Marty Walsh: (13:57)
That’s who we are in Boston. That’s who we are. And for all of us, the lesson in that story is the way that we help each other out is by making sure that we stay in our home and we stop the spread of the virus by physical, social distancing, by checking on our loved ones, by phone call or FaceTime, or sending them a text or waving across the yard. That’s our responsibility right now to do as Bostonians and as people from Massachusetts, and I ask everyone to please help me and help us with that.
Marty Walsh: (14:30)
I want to thank the officer, thank him for his compassion and thank him for what he did and what he stands for. He truly is Boston strong. He’s not a long time police officer. He’s one of our new officers on the job, so that just shows you the class and quality that we have working for us here in the City of Boston.
Marty Walsh: (14:47)
Before I take questions, I asked … The other day I suggested reporters that generally would come to the press conference if you can’t come over or you’re practicing social distance, you can send in the questions prior to our presser, so I did get a couple of questions. I’d like to start with those questions, then I’ll take questions from the press that are here today.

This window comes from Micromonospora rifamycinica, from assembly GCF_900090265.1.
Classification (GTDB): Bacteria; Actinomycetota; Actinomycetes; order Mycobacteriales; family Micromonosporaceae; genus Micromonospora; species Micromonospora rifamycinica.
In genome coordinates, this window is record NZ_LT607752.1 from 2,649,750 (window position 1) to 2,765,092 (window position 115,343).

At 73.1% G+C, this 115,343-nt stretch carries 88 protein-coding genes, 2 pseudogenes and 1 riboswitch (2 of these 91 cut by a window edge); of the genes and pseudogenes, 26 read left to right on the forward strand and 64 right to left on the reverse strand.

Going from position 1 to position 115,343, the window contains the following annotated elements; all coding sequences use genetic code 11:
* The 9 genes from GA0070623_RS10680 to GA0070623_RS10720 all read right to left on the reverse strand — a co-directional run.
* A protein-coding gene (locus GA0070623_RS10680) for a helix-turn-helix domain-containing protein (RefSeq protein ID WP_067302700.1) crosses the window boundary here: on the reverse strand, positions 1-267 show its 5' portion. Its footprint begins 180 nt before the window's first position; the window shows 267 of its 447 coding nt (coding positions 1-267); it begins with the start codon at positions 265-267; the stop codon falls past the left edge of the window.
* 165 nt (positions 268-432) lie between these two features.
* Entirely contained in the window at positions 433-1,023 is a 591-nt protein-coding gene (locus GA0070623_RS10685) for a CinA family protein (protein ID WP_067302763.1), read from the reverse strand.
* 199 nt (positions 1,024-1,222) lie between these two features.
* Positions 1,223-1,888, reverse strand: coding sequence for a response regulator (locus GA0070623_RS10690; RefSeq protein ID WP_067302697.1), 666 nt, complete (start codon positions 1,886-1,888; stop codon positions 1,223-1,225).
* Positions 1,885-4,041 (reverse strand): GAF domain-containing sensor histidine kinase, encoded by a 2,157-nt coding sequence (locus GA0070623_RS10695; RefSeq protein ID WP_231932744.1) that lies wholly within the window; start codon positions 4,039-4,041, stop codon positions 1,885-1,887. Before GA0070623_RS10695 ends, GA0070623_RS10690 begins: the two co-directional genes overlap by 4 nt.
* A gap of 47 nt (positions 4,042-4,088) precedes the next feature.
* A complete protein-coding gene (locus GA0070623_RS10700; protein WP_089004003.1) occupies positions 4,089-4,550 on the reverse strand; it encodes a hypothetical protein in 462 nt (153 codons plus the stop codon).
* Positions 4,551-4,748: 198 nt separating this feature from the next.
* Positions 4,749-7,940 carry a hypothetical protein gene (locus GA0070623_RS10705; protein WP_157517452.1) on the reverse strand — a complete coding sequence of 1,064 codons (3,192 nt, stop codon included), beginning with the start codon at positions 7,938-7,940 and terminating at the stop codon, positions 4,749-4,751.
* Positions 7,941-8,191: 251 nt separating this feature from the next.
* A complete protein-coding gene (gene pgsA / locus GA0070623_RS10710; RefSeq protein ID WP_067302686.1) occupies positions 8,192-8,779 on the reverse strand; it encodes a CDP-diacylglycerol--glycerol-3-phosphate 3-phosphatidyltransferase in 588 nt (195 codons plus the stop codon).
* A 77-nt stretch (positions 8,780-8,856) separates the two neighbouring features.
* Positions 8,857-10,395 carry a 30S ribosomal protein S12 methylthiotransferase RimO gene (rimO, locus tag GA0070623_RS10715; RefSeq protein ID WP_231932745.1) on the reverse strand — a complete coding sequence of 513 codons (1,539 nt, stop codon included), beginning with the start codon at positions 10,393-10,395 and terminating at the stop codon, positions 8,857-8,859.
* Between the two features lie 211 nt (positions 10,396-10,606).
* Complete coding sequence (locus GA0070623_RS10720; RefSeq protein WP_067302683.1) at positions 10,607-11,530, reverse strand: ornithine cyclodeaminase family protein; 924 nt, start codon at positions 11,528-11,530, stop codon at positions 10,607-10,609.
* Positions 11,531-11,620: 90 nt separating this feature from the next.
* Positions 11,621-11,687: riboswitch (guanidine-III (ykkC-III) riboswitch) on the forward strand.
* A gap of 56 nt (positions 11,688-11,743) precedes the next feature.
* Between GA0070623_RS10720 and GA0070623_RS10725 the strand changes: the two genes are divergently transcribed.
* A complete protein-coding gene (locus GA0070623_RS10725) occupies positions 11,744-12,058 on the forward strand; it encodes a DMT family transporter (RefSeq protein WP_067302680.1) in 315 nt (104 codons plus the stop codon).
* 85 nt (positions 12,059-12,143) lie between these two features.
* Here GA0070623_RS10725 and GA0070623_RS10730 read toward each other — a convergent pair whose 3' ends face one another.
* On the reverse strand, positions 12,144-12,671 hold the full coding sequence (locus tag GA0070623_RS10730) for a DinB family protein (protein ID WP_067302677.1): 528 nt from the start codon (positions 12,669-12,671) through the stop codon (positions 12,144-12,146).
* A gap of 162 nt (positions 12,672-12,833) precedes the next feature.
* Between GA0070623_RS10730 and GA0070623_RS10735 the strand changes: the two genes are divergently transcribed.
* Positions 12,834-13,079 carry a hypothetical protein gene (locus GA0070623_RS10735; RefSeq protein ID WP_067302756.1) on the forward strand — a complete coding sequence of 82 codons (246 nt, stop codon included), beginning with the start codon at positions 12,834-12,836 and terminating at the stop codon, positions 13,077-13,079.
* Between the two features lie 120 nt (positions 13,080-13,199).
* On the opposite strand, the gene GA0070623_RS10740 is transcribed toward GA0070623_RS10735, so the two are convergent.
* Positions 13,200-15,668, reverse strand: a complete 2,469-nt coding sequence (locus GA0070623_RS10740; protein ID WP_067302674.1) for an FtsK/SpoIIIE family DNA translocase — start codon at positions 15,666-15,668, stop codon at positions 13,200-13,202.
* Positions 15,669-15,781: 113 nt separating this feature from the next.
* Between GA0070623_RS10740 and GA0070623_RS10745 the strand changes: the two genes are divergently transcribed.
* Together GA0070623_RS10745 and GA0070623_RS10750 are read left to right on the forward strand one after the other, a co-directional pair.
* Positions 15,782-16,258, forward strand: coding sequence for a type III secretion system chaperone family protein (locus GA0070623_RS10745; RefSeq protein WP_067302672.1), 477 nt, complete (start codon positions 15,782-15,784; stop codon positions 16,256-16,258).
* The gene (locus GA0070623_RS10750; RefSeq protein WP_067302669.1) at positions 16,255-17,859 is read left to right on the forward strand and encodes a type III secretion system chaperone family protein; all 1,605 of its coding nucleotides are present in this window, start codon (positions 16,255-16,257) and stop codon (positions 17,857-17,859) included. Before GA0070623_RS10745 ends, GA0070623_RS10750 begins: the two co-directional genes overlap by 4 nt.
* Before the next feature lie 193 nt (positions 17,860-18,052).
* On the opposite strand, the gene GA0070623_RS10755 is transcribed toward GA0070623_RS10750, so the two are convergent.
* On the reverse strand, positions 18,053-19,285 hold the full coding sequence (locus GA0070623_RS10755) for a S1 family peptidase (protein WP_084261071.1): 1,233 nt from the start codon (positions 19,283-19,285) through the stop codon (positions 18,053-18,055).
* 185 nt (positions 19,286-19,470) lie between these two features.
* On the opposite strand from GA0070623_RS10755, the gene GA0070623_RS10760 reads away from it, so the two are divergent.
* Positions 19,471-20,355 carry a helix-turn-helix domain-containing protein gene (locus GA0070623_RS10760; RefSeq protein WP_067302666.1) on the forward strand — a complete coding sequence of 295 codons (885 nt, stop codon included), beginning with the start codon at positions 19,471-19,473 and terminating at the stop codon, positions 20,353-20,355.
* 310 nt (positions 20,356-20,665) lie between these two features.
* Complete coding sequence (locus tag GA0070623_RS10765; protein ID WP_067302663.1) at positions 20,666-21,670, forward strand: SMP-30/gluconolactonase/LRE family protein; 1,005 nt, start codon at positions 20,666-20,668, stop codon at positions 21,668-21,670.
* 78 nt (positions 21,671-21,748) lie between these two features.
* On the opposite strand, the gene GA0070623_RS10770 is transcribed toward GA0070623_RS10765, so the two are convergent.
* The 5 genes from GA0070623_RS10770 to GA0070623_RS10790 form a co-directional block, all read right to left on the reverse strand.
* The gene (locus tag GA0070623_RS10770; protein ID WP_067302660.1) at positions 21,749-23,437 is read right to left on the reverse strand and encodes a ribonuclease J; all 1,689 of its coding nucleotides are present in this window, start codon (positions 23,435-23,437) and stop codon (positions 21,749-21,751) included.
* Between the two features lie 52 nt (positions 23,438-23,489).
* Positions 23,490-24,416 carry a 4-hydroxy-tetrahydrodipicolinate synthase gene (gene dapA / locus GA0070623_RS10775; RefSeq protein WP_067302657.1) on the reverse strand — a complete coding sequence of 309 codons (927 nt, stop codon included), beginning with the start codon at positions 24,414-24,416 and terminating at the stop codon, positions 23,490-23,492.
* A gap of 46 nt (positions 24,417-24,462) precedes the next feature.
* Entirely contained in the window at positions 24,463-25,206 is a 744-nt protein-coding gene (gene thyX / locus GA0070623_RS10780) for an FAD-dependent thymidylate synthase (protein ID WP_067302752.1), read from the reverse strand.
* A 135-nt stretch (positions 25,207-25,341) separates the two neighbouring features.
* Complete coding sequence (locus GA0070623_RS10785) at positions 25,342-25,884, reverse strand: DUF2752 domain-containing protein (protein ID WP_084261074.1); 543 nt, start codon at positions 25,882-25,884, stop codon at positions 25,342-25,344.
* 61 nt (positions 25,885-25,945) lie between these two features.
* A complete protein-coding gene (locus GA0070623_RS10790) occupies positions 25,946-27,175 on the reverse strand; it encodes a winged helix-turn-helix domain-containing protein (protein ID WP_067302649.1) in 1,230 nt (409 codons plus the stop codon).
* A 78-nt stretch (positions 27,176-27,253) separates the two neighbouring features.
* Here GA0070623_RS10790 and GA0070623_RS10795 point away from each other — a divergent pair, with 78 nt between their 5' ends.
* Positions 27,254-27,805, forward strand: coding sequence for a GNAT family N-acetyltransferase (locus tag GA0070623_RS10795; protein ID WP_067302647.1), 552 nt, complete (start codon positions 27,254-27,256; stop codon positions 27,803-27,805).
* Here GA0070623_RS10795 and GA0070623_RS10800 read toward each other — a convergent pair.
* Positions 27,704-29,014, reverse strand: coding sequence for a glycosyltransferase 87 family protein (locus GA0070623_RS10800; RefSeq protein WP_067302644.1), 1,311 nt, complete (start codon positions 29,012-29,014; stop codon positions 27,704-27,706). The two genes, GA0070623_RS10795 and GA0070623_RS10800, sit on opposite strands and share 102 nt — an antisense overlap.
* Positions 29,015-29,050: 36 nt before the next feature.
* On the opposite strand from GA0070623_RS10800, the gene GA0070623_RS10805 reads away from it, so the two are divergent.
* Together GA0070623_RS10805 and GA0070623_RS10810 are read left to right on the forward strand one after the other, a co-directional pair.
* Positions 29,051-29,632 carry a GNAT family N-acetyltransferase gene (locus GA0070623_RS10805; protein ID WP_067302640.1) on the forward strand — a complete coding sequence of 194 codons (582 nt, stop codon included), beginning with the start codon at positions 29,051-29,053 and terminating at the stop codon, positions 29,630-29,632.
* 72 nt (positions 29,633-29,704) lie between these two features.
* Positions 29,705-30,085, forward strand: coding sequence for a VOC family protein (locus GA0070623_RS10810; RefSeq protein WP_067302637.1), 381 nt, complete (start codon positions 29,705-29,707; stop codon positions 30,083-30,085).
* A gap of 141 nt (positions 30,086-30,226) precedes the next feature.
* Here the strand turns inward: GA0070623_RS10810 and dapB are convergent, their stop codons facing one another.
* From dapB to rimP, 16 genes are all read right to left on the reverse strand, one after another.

Marty Walsh: (15:05)
The first question is from Bill Forry from the Dorchester Reporter. His question is, is there any specific guidance that the city is issuing for city housing developments, particularly for those with senior citizens, concentrations regarding visitors? As we’ve been saying now for several weeks, the most effective way to prevent the spread of the coronavirus and protect those in our community who are most vulnerable, is through physical distancing.
Marty Walsh: (15:31)
We urge everyone to follow the governor’s stay at home advisory. As we know, seniors are one of our most vulnerable residents and we must be extra careful not to transmit the virus to them. The only people who should be going into a senior housing right now are those who are providing essential services like food access or personal care. We do encourage you, however, to check on any older relative and friends that you may know. It’s fine to call them or use other technology to visually visit them. If they need supplies or medicines, you can drop it off at their door without interacting with them and that’s something that is really, really important for us to continue to adhere to.